Re: [GTh] Patterson's critique of an apocalyptic kernel in Thomas
- At 02:11 PM 3/8/2012, Mike Grondin wrote:
Many thanks for your notice of Patterson's paper, and for the extended quotation
from it. We've had occasion before on this forum to take notice of disagreement
(not entirely polite) between Patterson and DeConick, but what struck me at first
was the distinction that Patterson apparently draws between prophecy and either
eschatology or apocalyptic. As he writes:
> The sayings that had fooled Koester at first glance, and that would prompt him
> eventually to backtrack, were all sayings that he would later classify as "prophetic
> sayings."[ftn. 34] The sayings that Lelyveld took to be apocalyptic were also
> prophetic sayings, as are many of the "eschatological" sayings in DeConick's kernel
> Gospel. It is these prophetic sayings that have proven to be so misleading in the
> discussion so far.
His wording here seems to suggest that a "prophetic saying" cannot be either
apocalyptic or eschatological, but it's not at all clear why one should think that.
Maybe he explains this elsewhere in his article, or maybe Koester has a special
definition of 'prophetic saying' of which I'm unaware (since I can't locate my
copy of Koester at the moment), but compare the above wording with that of
editor Robert Miller in 'The Apocalyptic Jesus: A Debate', in which Patterson
was one of three JSem commentators arrayed against Dale Allison:
> Apocalypticism is one kind of eschatology. Thus, all apocalypticism is
> eschatological, but not every eschatology is apocalyptic. ... In this book
> apocalypticism is understood as a kind of eschatology that envisions the
> end of history coming soon and brought about by an overpowering divine
> intervention. This occurrence will be evident by all people and will be pre-
> ceded by cataclysmic events. Thus to describe Jesus as an apocalyptic
> prophet [emphasis mine] is to claim that he taught that in the very near
> future, within the lifetime of his contemporaries, God was going to intervene
> directly and decisively to bring history to its divinely planned fulfillment.
(AJ, p. 6)
Is there a false dichotomy at play in Patterson's reasoning, or what?
I think it is worthwhile to look into the intellectual history of this distinction. Crossan has some definite ideas on the subject, and devoted Chapter 15 to the distinction in his _Birth of Christianity_. He begins the chapter with a long quote from Marcus Borg's _Jesus in Contemporary Scholarship_, pp. 8-9. He also discusses apocalyptic in GThomas on pp. 252f, in a discussion of Bill Arnal's work.
Northern Arizona University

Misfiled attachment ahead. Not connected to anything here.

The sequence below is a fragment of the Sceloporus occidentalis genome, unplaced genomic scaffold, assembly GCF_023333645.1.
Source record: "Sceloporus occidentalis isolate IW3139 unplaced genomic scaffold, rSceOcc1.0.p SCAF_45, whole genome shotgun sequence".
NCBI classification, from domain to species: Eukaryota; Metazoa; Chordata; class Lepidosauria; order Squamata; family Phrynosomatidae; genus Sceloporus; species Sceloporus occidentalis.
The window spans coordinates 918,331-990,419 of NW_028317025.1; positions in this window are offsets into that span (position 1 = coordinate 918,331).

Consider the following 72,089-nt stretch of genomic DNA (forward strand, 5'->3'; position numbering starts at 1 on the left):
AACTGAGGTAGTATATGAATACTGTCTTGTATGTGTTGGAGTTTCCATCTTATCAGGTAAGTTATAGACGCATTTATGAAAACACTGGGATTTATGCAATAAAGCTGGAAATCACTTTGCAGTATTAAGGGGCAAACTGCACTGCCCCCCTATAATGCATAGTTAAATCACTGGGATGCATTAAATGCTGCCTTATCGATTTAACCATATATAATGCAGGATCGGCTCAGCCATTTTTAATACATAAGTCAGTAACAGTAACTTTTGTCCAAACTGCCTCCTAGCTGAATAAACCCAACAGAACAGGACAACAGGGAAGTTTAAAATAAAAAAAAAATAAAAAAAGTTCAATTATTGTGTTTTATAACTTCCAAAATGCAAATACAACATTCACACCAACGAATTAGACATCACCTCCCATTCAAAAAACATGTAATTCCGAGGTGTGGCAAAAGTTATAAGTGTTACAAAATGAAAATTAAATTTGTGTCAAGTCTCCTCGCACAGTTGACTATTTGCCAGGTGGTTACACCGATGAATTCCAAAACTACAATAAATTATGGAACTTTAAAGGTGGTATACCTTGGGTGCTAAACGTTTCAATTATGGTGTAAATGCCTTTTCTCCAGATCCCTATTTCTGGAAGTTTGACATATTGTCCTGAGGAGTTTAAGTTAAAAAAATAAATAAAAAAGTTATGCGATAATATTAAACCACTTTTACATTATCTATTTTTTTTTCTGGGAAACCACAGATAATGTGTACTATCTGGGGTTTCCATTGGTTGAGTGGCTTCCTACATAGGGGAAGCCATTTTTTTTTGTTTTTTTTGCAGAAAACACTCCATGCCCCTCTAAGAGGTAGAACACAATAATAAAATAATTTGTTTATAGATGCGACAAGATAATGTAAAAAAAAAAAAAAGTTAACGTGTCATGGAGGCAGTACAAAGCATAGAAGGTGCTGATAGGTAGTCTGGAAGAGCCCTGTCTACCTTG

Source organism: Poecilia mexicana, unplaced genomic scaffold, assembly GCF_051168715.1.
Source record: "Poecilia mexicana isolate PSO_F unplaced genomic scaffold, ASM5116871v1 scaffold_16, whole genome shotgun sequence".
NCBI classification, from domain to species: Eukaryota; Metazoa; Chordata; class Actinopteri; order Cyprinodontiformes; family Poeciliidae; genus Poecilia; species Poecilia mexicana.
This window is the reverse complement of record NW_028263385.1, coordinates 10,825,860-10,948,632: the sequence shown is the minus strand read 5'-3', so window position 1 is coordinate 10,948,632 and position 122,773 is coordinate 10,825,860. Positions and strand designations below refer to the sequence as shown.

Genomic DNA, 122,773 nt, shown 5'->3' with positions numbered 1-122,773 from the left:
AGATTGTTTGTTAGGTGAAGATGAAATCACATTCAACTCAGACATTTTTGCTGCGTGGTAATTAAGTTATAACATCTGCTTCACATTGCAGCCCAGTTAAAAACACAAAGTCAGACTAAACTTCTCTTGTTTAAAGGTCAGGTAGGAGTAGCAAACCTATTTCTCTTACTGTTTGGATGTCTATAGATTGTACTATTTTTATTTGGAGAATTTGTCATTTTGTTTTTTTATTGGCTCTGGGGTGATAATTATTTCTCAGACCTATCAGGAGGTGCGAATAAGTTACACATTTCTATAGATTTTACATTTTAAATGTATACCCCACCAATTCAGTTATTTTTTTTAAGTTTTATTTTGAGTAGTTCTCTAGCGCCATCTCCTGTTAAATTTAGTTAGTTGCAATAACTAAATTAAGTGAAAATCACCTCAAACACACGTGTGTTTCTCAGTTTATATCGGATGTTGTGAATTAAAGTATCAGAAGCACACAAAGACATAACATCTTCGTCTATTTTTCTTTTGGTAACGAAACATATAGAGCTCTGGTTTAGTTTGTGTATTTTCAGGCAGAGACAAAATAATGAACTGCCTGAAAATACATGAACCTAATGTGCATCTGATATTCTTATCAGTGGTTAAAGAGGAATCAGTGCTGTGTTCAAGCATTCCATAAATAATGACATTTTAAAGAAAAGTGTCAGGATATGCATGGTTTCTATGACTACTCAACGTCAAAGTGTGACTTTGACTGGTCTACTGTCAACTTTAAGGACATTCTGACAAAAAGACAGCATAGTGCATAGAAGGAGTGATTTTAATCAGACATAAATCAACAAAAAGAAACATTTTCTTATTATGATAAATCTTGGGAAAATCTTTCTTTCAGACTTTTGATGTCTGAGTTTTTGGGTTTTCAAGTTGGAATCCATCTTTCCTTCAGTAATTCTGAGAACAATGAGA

- Hi Ian,You wrote:> Patterson does lay out his theory of "prophecy" as a distinct category which can,> but does not necessarily have to be apocalyptic, elsewhere in the article.Good. That lays to rest my concern about false dichotomy, but still one has to bealert that when a saying is labelled 'prophetic' that doesn't mean it isn't apocalyptic(or eschatological). Unfortunately, Patterson's wording sometimes suggests justthat, as below:> These sayings are not apocalyptic sayings. They are more properly prophetic sayings ...It'd be helpful if we knew what sayings this is referring to, but in addition, as I nowunderstand it, he can't be claiming that they're not apocalyptic because they're prophetic,so he must have some independent reason for thinking that they're not apocalyptic.Without knowing what sayings are in question, however, one can't judge that.Now on to Koester. I've found my copy of Ancient Christian Gospels and perused thepages Patterson cited (87-89). They're in a section titled Thomas and the SynopticSayings Source (Q). On page 87, Koester writes that Q sayings about the finaljudgement occur in Q2, but that Thomas' parallels to Q are all in Q1. In sum:"Of the seventy-nine sayings in Thomas with Synoptic Gospel parallels, forty-six haveparallels in Q, but the typical apocalyptic perspective of the later redaction of Q doesnot appear in any of these sayings. Rather, they are non-apocalyptic wisdom sayings,proverbs, prophetic sayings, parables, and community rules ..."This is followed by a list of parallels between Thomas and Q, extending onto pp.88-89.Clearly, this counts against DeConick's position, insofar as any of the Thomas parallelsto Q are in her kernel. I haven't checked that, but I'd guess there's many.Of more concern to me, however, are sayings in Thomas that I think might be takenas eschatological, but aren't parallels to Q. To take one example, L79.3:> There will be days when you will say, "Hail to the womb that has not conceived> and to the breasts that have not given milk."This isn't included in Koester's list of Q parallels because it isn't (altho 79.1-2 is).However, it is included in a list of parallels to Mark on p.108 of ACG. There, it'sdescribed as a 'prophetic saying', and I think that's right. More specifically, it'sa prophecy about a future cataclysmic event, but not necessarily the end-times.Although I would not agree with DeConick that all of her kernel sayings have theeschaton in mind, there are some that strike me as more so than others, and thesedon't have canonical parallels. The first is L11.1:> This heaven will pass away and [the heaven] above it will pass away.DeConick lists this as a kernel saying, with L11.2-3 regarded as later accretion.It's certainly a prophecy, and surely about end-times, but whether it wouldcount as apocalyptic or not, I'm not sure. It seems to lack immediacy, ratherlike "You know, someday this will all be gone."Now consider what seems to be a doublet of 11.1 in 111.1:> The heavens will roll up before you, and the earth.Again, DeConick includes this subsaying in her kernel, with the rest of L111regarded as accretion, but here, there's an immediacy lacking in 11.1. Surely,this is a prophecy that the obliteration of the physical world will take place in thelifetime of the audience for whom it was intended, and I would put it up againstany claim that there's no apocalyptic at all in Thomas. But, although this is astrong piece of evidence for DeConick's position, and although Patterson admitsthat some sayings in the kernel might be eschatological/apocalyptic, taken by itself,or even in conjunction with 11.1, it's not enough to support a broad characterizationof the kernel as eschatological. To support that, DeConick has had to resort tosome rather questionable interpretations of other kernel sayings, based on ahermeneutic and methodology that Patterson also finds objectionable.Mike Grondin